The Girl and the Ghost by Hanna Alkaf
Publication: August 4th 2020 by HarperCollins
Genre: middle grade, fantasy, #ownvoices
A Malaysian folk tale comes to life in this emotionally layered, chilling middle grade debut, perfect for fans of The Book of Boyand The Jumbies.
I am a dark spirit, the ghost announced grandly. I am your inheritance, your grandmother’s legacy. I am yours to command.
Suraya is delighted when her witch grandmother gifts her a pelesit. She names her ghostly companion Pink, and the two quickly become inseparable.
But Suraya doesn’t know that pelesits have a dark side—and when Pink’s shadows threaten to consume them both, they must find enough light to survive . . . before they are both lost to the darkness.
Fans of Holly Black’s Doll Bones and Tahereh Mafi’s Furthermore series will love this ghostly middle grade debut that explores jealousy, love, and the extraordinary power of friendship.
the girl and the ghost is a book that i’ll still reread for years to come. it evokes a familiar sense of belonging with hanna alkaf’s writing. the immersive malaysian folklore with a mixture of malicious ghosts and friendly ones give the book a touch of spookiness and light-heartedness. there’s deliciously described food that makes you want to travel to malaysia just to have a taste of it all. most importantly, it’s a story of an once-lonely girl who found a friend who’s a ghost. there were elements of bullying, forgiveness and letting go.
as a pelesit, pink has a darker side that was unseen by suraya when they first met. pink often mentions that he’s unfeeling, doesn’t have a heart, and don’t know what’s human emotions. however, he gradually realises that the lack of a physical heart doesn’t mean that he isn’t affected by what’s going on. for a mischievous ghost, he has a lot of wise quotes. by the end of the book, pink has grown a lot. he acknowledges his feelings with surety and wasn’t hesitant about anything.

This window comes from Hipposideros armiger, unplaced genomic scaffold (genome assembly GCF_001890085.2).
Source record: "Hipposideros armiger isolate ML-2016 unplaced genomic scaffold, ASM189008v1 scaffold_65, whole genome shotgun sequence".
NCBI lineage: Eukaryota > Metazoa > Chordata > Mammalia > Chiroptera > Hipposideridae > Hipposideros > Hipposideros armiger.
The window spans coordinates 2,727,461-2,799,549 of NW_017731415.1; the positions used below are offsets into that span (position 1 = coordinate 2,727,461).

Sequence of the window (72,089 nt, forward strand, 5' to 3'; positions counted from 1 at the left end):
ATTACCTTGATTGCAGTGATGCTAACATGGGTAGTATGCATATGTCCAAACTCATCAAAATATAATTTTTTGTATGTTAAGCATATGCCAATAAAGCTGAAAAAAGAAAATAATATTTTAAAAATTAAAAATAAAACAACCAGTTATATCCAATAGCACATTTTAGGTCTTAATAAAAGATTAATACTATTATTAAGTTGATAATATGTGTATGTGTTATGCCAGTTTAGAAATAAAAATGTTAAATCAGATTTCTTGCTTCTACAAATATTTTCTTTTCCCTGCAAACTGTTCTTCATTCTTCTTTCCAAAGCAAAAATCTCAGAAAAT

I am a dark spirit, the ghost said desperately. I am a powerful being. I have the wisdom of the ages. I cannot be called PINK.
suraya seems wise beyond her years. for her whole life, it has been her and her mother. suraya’s sweet and kind but a lonely girl. when pink showed up one day, she finally had a friend all to herself. filled with curiosity, suraya has always wondered about her grandmother and her father but her mother would never tell her anything.
even though their friendship got a little sour and toxic in the middle, it was still heartwarming to see suraya and pink conquer the obstacles together. i loved that suraya calls out all of pink’s toxic behaviors and is proactive in making him stop even if it were towards her bullies.
“They’re never mistakes,” she told him. “Only chances to make something new.”
i thought it was going to be a light-hearted novel but boy, was i wrong. there’s an undertone of creepiness and it’s not even attributed to the existence of the main ghost, pink, and every other ghosts we’ve met who were funny and normal. ironically, it’s the living that are making things scary.
the last thing i was expecting from this middle grade standalone was my crying. i did not anticipate that the girl and the ghost would make me teary-eyed. honestly, i was so caught up in the story that nothing else mattered except for finishing the book. that’s why, i wasn’t doing any form of detective work to the mystery they were trying to solve, and hence, why i got so emotional. i don’t know BUT IT WAS SO GOOD.
lastly, i loved how ingrained the malaysian culture is in the girl and the ghost. the yummy malaysian delicacies that i’m currently craving include nasi lemak, sembal belachan, and pisang goreng. I WANT THEM. i loved how easy it was to read hanna alkaf’s works because of how much i do identify with the way the characters are speaking. it’s refreshing to see them in books especially when i’m so used to how non-asian books are written. there are words and phrases like “aiyah” or “you have me now what” which i’m familiar with in my everyday life.